C&O Canal Towpath Trail 'judged' as great recreation
EDITOR'S NOTE: The Daily Courier is featuring a series of articles throughout the summer, detailing the history of the trails and how the train through Connellsville came about. Today, the 185-mile C & O Canal Towpath Heritage Trail to Washington, D.C., began with a federal judge's stroll in March 1954.
The Chesapeake & Ohio Canal Towpath Trail could have been a parkway between Cumberland, Md., and Washington, D.C., if a federal judge hadn't decided to take a walk in the 1950s.
Baltimore & Ohio Railroad owned the canal in 1938 when the utility gave it — and its right-of-way — to the U.S. government in exchange for a federal loan.
Government plans to restore the 185-mile path as a recreational area were abandoned when the United States entered World War II in 1941.
After the war, Congress considered using the corridor as a highway between Cumberland and Washington, D.C.
Feelings were mixed about using automobiles on the trail; many of the canal path's miles snaked through beautiful, pristine wilderness.
Judge takes hike
U.S. Supreme Court Associate Justice William O. Douglas decided to see the path for himself. In March 1954, he led a group of 58 people on an eight-day hike along the C&O Canal right-of-way.
Only nine people — including Douglas — completed the 185 miles.
However, popular response from the hikers and positive press coverage shifted the project's focus off transportation and back onto recreation.
The National Park Service was appointed to develop the corridor, and President Dwight Eisenhower declared it a national monument in 1961.
A 1971 Act of Congress authorized National Park Service to acquire additional lands along the trail as needed.
That same year, the C&O Canal Towpath Trail was designated a National Historical Park.
Some portions of the canal have been re-watered and are used for recreational boating, although the majority of the 185-mile canal remains dry.
Canal boats available
In the Georgetown area of Washington, D.C., visitors can ride on two canal boats reproduced in the style of the 19th Century. The boats — named The Charles F. Mercer and The Georgetown — are pulled by mules, as freight boats were during the canal's commercial heyday.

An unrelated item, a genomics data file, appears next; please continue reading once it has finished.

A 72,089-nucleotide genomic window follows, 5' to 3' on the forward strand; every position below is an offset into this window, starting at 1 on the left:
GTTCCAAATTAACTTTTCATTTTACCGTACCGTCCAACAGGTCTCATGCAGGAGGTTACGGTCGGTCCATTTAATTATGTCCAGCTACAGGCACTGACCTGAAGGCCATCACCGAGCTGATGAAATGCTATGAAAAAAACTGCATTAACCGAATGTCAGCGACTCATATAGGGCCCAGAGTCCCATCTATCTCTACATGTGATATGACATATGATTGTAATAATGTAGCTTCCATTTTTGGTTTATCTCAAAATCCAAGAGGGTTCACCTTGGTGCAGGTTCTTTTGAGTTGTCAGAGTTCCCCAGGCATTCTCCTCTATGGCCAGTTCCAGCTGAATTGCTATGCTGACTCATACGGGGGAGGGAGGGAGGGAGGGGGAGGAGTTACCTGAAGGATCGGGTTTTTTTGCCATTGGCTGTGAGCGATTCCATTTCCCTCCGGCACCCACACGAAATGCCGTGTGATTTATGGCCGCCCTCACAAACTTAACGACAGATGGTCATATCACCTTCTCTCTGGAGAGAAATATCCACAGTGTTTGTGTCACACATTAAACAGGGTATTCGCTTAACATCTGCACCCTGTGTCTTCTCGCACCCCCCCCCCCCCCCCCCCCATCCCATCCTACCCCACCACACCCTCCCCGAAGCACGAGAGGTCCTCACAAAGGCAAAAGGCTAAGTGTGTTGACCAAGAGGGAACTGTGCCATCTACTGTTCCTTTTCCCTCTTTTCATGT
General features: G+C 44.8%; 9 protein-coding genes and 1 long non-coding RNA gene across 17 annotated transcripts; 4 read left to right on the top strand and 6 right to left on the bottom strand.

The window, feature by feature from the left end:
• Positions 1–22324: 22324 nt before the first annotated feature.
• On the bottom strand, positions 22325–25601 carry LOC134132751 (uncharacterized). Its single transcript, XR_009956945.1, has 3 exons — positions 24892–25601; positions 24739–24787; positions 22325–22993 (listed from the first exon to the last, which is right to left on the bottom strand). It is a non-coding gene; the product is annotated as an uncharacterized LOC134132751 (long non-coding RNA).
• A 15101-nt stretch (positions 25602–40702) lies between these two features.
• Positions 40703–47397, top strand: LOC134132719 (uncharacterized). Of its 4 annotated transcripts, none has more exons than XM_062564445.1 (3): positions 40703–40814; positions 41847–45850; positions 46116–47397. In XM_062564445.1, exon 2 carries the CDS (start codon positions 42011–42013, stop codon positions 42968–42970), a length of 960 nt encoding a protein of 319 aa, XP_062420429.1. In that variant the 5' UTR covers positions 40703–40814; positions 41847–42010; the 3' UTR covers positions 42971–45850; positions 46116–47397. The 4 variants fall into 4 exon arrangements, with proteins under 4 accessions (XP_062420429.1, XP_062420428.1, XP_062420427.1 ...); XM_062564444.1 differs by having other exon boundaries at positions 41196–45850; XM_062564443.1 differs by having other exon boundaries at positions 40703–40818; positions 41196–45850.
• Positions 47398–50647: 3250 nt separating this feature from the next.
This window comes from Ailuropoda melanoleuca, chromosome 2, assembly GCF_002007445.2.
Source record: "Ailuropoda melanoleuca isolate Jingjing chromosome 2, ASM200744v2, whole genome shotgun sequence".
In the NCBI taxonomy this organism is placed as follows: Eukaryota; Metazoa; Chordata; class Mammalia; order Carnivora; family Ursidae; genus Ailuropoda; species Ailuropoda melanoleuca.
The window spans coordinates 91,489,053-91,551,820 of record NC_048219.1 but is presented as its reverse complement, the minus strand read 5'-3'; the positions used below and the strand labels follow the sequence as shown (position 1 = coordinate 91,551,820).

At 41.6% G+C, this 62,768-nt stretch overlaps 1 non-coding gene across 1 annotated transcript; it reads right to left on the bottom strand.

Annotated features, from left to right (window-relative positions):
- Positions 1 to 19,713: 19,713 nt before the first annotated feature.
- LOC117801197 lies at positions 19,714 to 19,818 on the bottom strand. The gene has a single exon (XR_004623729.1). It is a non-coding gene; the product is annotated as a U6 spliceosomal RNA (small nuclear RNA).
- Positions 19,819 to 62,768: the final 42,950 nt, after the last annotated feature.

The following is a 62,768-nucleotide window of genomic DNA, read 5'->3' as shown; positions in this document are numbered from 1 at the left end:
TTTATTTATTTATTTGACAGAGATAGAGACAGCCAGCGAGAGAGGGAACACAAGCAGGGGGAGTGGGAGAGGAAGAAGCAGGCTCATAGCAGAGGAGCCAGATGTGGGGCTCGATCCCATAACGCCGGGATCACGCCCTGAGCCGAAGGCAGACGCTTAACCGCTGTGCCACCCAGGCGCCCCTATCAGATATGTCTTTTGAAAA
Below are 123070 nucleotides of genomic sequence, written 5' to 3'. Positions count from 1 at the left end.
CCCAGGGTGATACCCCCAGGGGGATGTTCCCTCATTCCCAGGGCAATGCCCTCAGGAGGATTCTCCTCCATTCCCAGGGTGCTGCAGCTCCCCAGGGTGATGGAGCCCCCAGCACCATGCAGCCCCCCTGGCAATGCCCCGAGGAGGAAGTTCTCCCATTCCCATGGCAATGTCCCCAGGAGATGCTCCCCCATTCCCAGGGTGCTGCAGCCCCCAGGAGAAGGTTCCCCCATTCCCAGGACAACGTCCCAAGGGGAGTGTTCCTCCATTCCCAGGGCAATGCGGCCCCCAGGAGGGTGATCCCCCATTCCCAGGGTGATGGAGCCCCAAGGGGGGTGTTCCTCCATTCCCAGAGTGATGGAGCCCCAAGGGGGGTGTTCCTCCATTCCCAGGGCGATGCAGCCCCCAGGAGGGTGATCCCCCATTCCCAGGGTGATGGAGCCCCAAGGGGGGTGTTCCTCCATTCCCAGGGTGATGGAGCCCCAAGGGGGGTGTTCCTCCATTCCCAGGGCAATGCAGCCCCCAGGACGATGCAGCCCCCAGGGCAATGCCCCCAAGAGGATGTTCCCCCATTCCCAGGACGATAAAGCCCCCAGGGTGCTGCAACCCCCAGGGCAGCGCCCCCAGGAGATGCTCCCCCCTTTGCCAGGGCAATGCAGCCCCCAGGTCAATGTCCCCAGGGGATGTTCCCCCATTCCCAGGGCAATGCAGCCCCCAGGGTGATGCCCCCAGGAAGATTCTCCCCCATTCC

Visitors to D.C. also can tour an original lockkeeper's house located near the National Mall, at 17th Street NW and Constitution Avenue.
The National Park Service estimates that at least 3 million people visit the C&O Canal Towpath Trail annually. That number is expected to increase with the official opening of the Great Allegheny Passage between Cumberland and Pittsburgh, as the two trails combined provide 335 unbroken miles of recreation.
Laura Szepesi is a freelance writer.
Show commenting policy
TribLive commenting policy
You are solely responsible for your comments and by using TribLive.com you agree to our Terms of Service.
We moderate comments. Our goal is to provide substantive commentary for a general readership. By screening submissions, we provide a space where readers can share intelligent and informed commentary that enhances the quality of our news and information.
While most comments will be posted if they are on-topic and not abusive, moderating decisions are subjective. We will make them as carefully and consistently as we can. Because of the volume of reader comments, we cannot review individual moderation decisions with readers.
We value thoughtful comments representing a range of views that make their point quickly and politely. We make an effort to protect discussions from repeated comments either by the same reader or different readers.
We follow the same standards for taste as the daily newspaper. A few things we won't tolerate: personal attacks, obscenity, vulgarity, profanity (including expletives and letters followed by dashes), commercial promotion, impersonations, incoherence, proselytizing and SHOUTING. Don't include URLs to Web sites.
We do not edit comments. They are either approved or deleted. We reserve the right to edit a comment that is quoted or excerpted in an article. In this case, we may fix spelling and punctuation.
We welcome strong opinions and criticism of our work, but we don't want comments to become bogged down with discussions of our policies and we will moderate accordingly.
We appreciate it when readers and people quoted in articles or blog posts point out errors of fact or emphasis and will investigate all assertions. But these suggestions should be sent via e-mail. To avoid distracting other readers, we won't publish comments that suggest a correction. Instead, corrections will be made in a blog post or in an article.
- Uniontown Lady Red Raiders softball players playing with heart
- Geibel grad dreams big, lands role in second feature film
- Laurel Highlands teacher ‘humbled’ by St. Vincent award
- Fayette judge: Man not competent to stand trial for fatal stabbing
- Couple hope Connellsville shop will attract trail users
- Trail preparation commences in Connellsville
- Connellsville to host job fair
- 3 oppose incumbent GOP Fayette commissioner
- Energy firm fights Fayette County zoning ruling
- Suspect held in Connellsville robbery
- Connellsville, Fayette officials vow to find solution to WCVI building problem